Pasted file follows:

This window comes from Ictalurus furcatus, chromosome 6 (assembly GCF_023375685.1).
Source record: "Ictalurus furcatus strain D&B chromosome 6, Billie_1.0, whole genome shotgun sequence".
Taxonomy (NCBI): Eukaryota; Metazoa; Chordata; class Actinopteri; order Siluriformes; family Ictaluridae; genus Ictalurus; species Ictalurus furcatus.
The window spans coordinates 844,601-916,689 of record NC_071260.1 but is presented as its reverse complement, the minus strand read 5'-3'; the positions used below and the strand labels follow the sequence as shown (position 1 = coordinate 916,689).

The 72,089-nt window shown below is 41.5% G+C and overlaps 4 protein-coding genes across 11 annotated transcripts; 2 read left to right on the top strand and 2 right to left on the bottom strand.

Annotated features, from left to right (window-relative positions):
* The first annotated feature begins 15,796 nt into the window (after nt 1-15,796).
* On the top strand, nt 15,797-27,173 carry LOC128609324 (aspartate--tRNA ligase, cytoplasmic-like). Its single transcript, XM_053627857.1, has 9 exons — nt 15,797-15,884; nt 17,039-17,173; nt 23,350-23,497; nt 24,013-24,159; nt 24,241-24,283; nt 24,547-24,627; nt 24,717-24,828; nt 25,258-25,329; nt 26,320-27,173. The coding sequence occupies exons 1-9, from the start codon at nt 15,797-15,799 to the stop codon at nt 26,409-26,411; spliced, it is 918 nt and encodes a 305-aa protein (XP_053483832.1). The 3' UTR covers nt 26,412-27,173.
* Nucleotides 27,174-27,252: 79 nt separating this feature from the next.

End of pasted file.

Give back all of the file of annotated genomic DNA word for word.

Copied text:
This window comes from Ictalurus furcatus, chromosome 6 (assembly GCF_023375685.1).
Source record: "Ictalurus furcatus strain D&B chromosome 6, Billie_1.0, whole genome shotgun sequence".
Taxonomy (NCBI): Eukaryota; Metazoa; Chordata; class Actinopteri; order Siluriformes; family Ictaluridae; genus Ictalurus; species Ictalurus furcatus.
The window spans coordinates 844,601-916,689 of record NC_071260.1 but is presented as its reverse complement, the minus strand read 5'-3'; the positions used below and the strand labels follow the sequence as shown (position 1 = coordinate 916,689).

The 72,089-nt window shown below is 41.5% G+C and overlaps 4 protein-coding genes across 11 annotated transcripts; 2 read left to right on the top strand and 2 right to left on the bottom strand.

Annotated features, from left to right (window-relative positions):
* The first annotated feature begins 15,796 nt into the window (after nt 1-15,796).
* On the top strand, nt 15,797-27,173 carry LOC128609324 (aspartate--tRNA ligase, cytoplasmic-like). Its single transcript, XM_053627857.1, has 9 exons — nt 15,797-15,884; nt 17,039-17,173; nt 23,350-23,497; nt 24,013-24,159; nt 24,241-24,283; nt 24,547-24,627; nt 24,717-24,828; nt 25,258-25,329; nt 26,320-27,173. The coding sequence occupies exons 1-9, from the start codon at nt 15,797-15,799 to the stop codon at nt 26,409-26,411; spliced, it is 918 nt and encodes a 305-aa protein (XP_053483832.1). The 3' UTR covers nt 26,412-27,173.
* Nucleotides 27,174-27,252: 79 nt separating this feature from the next.